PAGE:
A recent decision by the federal government to amalgamate the Canadian International Development Agency (CIDA) and foreign affairs will have little immediate impact on the work of Mennonite Central Committee (MCC), says the executive director of MCC Canada.
“MCC will continue doing what it has been called to do – to work with the neglected and forgotten in the world,” said Don Peters.
MCC has had a long relationship with CIDA dating back more than four decades and most recently received $2.8 million from CIDA for MCC’s reconstruction work in Haiti. However, CIDA grants make up a relatively small proportion of MCC’s annual income.
“We are blessed with large numbers of faithful donors and volunteers who support the work and mission of MCC” said Peters. “We simply could not accomplish what we do without their steadfast support.”
MCC will continue to apply for grants from the Canadian government where MCC priorities match the government’s priorities. “We don’t automatically apply for every grant proposal,” said Peters.
Although it’s too soon to know what the amalgamation actually means, MCC Canada is urging the federal government to ensure that the expanded Department of Foreign Affairs, Trade and Development will respond to the needs of the poor in the developing world. There is concern that within the new department Canada’s commercial interests will routinely trump these needs.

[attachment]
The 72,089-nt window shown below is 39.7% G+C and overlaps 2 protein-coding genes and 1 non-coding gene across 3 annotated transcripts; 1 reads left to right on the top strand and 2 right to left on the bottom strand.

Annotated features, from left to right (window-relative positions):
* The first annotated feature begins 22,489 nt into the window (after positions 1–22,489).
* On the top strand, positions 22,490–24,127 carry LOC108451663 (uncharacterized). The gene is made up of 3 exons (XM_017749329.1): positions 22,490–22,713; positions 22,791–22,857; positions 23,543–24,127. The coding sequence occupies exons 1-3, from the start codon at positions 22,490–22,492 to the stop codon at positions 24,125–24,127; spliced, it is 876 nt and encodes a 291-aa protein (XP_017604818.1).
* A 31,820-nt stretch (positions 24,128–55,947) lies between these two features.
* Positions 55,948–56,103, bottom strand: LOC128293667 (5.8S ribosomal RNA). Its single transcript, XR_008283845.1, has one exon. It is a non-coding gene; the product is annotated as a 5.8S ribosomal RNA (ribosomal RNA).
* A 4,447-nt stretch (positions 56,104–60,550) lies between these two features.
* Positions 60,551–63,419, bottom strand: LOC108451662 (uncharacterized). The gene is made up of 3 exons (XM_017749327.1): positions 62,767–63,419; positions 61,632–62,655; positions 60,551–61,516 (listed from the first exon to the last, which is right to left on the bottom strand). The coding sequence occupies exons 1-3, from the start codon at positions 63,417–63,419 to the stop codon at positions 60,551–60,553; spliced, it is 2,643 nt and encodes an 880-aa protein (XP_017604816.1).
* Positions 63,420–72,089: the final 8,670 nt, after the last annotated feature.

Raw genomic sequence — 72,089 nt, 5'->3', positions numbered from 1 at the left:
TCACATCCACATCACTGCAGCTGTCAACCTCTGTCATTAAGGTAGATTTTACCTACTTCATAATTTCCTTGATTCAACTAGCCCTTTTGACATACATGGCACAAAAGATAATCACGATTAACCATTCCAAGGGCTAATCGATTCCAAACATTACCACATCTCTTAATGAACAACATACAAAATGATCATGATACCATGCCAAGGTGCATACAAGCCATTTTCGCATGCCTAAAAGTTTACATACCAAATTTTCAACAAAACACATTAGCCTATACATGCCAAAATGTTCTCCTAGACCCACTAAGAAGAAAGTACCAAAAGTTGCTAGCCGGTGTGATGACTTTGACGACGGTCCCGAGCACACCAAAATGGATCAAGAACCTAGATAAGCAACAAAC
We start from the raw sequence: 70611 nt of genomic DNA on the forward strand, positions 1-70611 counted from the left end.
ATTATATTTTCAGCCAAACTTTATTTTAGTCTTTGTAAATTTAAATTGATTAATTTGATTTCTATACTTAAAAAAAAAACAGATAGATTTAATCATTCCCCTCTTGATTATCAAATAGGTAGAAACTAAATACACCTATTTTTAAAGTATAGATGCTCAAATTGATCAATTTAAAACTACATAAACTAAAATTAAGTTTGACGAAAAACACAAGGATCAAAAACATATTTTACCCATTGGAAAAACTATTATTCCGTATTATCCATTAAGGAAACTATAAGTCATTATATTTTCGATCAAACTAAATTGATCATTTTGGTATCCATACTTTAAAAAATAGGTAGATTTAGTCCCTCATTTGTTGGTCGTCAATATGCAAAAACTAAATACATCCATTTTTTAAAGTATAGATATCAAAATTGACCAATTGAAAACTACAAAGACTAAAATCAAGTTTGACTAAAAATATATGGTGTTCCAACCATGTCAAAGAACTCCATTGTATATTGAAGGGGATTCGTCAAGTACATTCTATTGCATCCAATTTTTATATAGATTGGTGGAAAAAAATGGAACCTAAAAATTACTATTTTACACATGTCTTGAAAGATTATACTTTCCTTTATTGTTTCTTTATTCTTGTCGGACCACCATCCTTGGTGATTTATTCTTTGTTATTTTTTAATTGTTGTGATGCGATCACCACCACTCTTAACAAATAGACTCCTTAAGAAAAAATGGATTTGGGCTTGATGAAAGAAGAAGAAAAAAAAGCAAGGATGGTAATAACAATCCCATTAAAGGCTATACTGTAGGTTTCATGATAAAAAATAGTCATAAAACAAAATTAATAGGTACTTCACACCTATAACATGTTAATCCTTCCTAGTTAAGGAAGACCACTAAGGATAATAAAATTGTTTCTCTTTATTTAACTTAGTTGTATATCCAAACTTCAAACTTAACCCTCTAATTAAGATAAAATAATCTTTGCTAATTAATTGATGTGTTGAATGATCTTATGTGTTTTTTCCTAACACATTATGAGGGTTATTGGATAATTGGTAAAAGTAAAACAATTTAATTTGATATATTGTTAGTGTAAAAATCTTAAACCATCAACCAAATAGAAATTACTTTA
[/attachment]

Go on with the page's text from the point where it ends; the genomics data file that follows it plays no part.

MCC Canada has expressed this concern in letters to three government ministers – Julian Fantino (currently responsible for CIDA), Ed Fast (trade minister), and John Baird (foreign affairs).
“We encourage you to ensure that ‘policy coherence’ in the new Department of Foreign Affairs, Trade, and Development serves to strengthen – rather than temper – Canada’s commitment to the interests of developing countries,” says Peters in the letters.
“Indeed, we hope that “synergies” or “linkages” between Canada’s foreign affairs, trade, and development objectives will privilege – rather than downplay – the needs of the poor.”
Peters said much of the public discussion on the changes has focused on the potential impact on the work of CIDA. In MCC Canada’s letter to ministers Baird and Fast, he points out there is also the potential to enhance Canada’s approach to foreign affairs – that the new department’s work can be enriched by Canada’s experience and expertise in development and humanitarian assistance.
For more information visit: mccottawaoffice.wordpress.com/2013/04/03/why-changes-to-cida-matter-to-mcc